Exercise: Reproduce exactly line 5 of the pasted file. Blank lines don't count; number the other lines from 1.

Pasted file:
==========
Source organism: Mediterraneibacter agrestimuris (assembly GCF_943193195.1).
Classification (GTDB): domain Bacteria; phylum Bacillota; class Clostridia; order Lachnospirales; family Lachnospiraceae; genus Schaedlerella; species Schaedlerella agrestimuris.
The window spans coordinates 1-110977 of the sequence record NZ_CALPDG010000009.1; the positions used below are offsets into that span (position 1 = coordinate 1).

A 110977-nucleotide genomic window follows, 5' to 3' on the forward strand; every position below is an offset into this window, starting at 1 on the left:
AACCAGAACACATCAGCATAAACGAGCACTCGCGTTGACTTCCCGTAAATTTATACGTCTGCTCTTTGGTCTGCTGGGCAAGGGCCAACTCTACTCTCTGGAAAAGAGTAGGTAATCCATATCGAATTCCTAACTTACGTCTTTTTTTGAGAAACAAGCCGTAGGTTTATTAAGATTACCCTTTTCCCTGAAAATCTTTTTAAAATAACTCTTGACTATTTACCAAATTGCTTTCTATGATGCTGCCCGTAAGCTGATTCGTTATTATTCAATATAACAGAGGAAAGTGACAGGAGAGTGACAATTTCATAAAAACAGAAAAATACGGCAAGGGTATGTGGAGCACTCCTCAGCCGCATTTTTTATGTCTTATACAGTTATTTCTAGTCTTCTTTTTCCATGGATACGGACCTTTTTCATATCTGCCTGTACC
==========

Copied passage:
AACCAGAACACATCAGCATAAACGAGCACTCGCGTTGACTTCCCGTAAATTTATACGTCTGCTCTTTGGTCTGCTGGGCAAGGGCCAACTCTACTCTCTGGAAAAGAGTAGGTAATCCATATCGAATTCCTAACTTACGTCTTTTTTTGAGAAACAAGCCGTAGGTTTATTAAGATTACCCTTTTCCCTGAAAATCTTTTTAAAATAACTCTTGACTATTTACCAAATTGCTTTCTATGATGCTGCCCGTAAGCTGATTCGTTATTATTCAATATAACAGAGGAAAGTGACAGGAGAGTGACAATTTCATAAAAACAGAAAAATACGGCAAGGGTATGTGGAGCACTCCTCAGCCGCATTTTTTATGTCTTATACAGTTATTTCTAGTCTTCTTTTTCCATGGATACGGACCTTTTTCATATCTGCCTGTACC